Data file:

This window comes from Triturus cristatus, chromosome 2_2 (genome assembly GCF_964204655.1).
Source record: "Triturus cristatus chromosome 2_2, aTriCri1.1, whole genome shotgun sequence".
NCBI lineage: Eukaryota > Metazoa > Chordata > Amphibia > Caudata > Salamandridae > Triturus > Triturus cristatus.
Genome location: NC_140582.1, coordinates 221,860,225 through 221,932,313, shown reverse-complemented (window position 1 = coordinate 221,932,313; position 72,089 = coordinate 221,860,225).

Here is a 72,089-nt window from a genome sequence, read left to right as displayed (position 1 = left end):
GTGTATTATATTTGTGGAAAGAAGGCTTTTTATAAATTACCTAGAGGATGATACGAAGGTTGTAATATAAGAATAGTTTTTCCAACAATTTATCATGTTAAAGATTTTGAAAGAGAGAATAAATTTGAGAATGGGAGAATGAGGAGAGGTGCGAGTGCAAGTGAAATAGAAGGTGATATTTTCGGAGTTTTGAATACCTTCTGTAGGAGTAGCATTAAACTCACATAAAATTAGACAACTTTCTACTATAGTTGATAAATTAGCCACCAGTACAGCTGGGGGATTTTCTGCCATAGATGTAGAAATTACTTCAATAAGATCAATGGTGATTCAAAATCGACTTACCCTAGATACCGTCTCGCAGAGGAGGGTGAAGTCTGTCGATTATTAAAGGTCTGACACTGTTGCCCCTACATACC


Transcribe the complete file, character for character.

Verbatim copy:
This window comes from Triturus cristatus, chromosome 2_2 (genome assembly GCF_964204655.1).
Source record: "Triturus cristatus chromosome 2_2, aTriCri1.1, whole genome shotgun sequence".
NCBI lineage: Eukaryota > Metazoa > Chordata > Amphibia > Caudata > Salamandridae > Triturus > Triturus cristatus.
Genome location: NC_140582.1, coordinates 221,860,225 through 221,932,313, shown reverse-complemented (window position 1 = coordinate 221,932,313; position 72,089 = coordinate 221,860,225).

Here is a 72,089-nt window from a genome sequence, read left to right as displayed (position 1 = left end):
GTGTATTATATTTGTGGAAAGAAGGCTTTTTATAAATTACCTAGAGGATGATACGAAGGTTGTAATATAAGAATAGTTTTTCCAACAATTTATCATGTTAAAGATTTTGAAAGAGAGAATAAATTTGAGAATGGGAGAATGAGGAGAGGTGCGAGTGCAAGTGAAATAGAAGGTGATATTTTCGGAGTTTTGAATACCTTCTGTAGGAGTAGCATTAAACTCACATAAAATTAGACAACTTTCTACTATAGTTGATAAATTAGCCACCAGTACAGCTGGGGGATTTTCTGCCATAGATGTAGAAATTACTTCAATAAGATCAATGGTGATTCAAAATCGACTTACCCTAGATACCGTCTCGCAGAGGAGGGTGAAGTCTGTCGATTATTAAAGGTCTGACACTGTTGCCCCTACATACC